A detailed look at the Roman art of Pantomime which was the preeminent form of dramatic art during the Imperial period.
Dr Elodie Palliard’s thoughts on why Pantomime dominated and how it was used by the Emperors.
The origins of Pantomime
The performers Pylades, Bathyllus and their relationship with Emperor Augustus
Pantomime as a non-verbal performance style
Description of Pantomime and the regiment for it’s supremacy over other forms by Lucian
The banishment of performers and their reinstatement by Caligula
Caligula and pantomime
The morality of pantomime
2nd century description of pantomime by Apuleius.
Dr Paillard is Honorary Associate in the Department of Classics and Ancient History at the University of Sydney and lecturer and scientific collaborator in the Department of Ancient Civilizations at the University of Basel. She is currently leading a research project on Greek theatre in Roman Italy, funded by the Swiss National Science Foundation. She is the author of ‘The Stage and the City. Non-élite Characters in the Tragedies of Sophocles’ (Paris 2017).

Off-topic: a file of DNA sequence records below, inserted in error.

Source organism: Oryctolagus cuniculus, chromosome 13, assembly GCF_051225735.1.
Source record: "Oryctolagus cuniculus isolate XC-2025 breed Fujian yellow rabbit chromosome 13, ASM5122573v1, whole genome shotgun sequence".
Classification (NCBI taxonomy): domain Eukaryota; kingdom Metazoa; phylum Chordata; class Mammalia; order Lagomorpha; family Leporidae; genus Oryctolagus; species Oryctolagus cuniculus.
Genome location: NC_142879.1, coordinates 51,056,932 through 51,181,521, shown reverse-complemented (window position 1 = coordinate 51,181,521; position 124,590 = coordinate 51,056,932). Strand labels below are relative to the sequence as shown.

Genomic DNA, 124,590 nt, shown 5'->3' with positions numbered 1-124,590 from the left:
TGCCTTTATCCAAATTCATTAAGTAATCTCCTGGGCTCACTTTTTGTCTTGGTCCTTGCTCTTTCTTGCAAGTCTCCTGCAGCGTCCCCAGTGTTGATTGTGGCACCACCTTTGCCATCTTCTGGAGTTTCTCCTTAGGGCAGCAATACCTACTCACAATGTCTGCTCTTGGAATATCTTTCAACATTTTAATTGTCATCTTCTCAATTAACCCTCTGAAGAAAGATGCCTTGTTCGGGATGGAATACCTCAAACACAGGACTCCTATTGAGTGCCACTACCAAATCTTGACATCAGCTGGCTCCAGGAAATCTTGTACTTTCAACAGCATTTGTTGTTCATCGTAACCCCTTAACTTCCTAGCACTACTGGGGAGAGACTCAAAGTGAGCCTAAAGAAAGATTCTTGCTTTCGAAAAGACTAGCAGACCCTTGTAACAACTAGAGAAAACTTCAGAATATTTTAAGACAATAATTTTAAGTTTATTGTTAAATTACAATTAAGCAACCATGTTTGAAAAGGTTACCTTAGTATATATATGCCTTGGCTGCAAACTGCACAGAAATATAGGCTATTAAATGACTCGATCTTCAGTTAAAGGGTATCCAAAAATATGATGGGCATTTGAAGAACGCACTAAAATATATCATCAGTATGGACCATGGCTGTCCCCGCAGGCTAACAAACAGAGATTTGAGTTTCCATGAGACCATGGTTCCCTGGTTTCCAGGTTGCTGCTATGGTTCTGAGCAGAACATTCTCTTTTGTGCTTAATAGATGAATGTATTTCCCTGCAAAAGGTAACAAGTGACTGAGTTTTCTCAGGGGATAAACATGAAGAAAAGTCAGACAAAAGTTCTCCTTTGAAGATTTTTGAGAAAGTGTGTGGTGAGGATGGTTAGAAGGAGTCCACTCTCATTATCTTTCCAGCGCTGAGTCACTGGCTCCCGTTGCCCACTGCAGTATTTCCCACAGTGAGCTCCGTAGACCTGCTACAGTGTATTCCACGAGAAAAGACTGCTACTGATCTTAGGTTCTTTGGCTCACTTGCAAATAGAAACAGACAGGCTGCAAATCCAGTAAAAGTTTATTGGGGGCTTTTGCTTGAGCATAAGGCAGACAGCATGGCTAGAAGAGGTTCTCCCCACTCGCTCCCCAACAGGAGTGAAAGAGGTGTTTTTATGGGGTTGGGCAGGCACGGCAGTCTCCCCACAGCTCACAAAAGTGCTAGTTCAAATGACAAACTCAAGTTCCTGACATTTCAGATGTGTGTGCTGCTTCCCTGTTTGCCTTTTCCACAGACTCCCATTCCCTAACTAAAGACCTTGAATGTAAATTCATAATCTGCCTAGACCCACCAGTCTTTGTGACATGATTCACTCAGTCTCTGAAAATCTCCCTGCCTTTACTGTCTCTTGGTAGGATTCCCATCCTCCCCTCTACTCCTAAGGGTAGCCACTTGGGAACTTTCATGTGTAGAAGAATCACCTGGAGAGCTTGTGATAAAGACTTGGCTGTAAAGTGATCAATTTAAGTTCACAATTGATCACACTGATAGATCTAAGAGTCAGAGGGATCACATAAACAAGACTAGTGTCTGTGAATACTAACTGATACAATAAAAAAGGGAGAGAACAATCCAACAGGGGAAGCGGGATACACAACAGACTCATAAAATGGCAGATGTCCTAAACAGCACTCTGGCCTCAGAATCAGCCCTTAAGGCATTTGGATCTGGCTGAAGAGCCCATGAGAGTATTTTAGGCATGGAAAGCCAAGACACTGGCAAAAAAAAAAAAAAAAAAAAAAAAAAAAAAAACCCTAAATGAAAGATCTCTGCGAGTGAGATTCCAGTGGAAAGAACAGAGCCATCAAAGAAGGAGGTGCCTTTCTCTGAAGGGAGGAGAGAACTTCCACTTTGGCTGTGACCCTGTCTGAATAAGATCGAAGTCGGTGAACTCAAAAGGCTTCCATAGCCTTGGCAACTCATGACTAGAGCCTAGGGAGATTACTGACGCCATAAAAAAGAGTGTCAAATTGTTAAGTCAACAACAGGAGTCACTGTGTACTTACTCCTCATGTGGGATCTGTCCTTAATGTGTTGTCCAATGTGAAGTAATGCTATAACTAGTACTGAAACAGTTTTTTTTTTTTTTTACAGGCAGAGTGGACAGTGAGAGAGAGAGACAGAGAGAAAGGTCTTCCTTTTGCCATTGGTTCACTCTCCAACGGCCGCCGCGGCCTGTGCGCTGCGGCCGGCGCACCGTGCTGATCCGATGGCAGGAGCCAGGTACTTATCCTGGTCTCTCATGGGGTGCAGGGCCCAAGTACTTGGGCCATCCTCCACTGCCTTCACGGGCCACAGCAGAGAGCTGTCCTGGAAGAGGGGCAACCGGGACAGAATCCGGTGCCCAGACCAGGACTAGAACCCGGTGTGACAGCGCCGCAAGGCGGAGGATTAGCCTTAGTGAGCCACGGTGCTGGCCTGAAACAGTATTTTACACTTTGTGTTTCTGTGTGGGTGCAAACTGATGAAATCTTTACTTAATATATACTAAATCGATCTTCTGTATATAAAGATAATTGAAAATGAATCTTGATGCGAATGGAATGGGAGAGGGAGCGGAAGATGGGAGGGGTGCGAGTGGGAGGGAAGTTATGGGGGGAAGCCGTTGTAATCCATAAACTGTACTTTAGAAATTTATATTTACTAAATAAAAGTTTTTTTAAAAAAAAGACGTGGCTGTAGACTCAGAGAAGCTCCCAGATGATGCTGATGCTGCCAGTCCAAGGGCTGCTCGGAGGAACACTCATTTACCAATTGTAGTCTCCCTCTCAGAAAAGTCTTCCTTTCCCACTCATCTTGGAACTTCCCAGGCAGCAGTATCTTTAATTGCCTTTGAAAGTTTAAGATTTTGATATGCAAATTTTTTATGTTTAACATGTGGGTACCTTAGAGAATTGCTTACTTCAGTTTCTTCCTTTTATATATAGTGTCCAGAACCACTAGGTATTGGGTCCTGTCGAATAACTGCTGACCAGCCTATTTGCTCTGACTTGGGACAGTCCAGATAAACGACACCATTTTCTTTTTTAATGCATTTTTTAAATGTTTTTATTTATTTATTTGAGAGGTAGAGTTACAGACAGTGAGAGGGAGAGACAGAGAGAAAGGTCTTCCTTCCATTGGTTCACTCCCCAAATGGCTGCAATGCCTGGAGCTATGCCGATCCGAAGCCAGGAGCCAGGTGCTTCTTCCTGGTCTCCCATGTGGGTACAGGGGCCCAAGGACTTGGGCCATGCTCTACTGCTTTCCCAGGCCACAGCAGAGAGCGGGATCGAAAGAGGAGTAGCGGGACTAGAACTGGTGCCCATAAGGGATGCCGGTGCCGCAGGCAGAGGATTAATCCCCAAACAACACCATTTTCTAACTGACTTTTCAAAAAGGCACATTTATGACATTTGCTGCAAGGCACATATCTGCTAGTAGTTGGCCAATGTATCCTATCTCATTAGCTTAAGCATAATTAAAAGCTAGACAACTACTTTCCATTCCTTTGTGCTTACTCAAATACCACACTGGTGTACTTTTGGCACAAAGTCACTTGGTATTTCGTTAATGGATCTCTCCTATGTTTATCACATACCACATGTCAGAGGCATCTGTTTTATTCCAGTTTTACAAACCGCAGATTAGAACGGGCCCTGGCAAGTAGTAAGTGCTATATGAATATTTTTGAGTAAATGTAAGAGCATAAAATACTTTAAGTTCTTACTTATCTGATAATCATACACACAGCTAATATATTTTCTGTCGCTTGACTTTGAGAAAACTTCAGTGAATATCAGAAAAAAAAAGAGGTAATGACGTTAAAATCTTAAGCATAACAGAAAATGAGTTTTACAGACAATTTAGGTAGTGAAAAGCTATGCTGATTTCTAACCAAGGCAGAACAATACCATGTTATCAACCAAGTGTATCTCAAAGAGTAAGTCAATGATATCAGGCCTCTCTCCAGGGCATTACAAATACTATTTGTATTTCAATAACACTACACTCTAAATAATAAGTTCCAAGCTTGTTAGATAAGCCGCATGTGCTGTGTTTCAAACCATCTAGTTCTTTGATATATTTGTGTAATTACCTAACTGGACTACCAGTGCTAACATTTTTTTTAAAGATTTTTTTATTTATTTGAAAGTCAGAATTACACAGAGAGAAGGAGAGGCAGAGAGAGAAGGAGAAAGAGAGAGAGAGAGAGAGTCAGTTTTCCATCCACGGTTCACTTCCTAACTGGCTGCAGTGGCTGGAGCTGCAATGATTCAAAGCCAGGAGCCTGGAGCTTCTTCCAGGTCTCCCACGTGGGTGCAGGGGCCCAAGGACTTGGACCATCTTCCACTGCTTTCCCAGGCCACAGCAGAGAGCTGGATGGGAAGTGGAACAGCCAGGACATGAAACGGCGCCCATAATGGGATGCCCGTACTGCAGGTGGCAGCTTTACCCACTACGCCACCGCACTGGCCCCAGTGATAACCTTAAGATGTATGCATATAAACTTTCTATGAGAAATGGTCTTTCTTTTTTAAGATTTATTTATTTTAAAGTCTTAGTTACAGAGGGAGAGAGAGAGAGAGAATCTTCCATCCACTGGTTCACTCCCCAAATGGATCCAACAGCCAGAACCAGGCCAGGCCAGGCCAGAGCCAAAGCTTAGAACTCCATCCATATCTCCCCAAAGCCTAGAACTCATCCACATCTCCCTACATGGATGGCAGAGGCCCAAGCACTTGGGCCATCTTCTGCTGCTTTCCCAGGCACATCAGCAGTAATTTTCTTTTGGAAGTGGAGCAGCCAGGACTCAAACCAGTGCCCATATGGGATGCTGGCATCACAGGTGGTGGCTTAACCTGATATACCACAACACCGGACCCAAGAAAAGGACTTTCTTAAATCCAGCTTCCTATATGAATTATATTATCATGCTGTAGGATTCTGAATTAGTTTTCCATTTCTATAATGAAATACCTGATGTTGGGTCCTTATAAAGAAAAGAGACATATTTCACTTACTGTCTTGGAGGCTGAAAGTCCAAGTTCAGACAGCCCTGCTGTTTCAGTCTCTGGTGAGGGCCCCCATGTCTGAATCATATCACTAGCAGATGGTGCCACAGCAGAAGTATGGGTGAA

She is currently co-editing two forthcoming collective volumes, one on Greek Theatre and Metatheatre: Definitions, Problems & Limits and one on Theatre and Autocracy in the Ancient World. In parallel to her interest in ancient Greek theatre, she is also working on the social structure of Classical Athens and the emergence of democracy.
You can connect with her on Twitter @elopai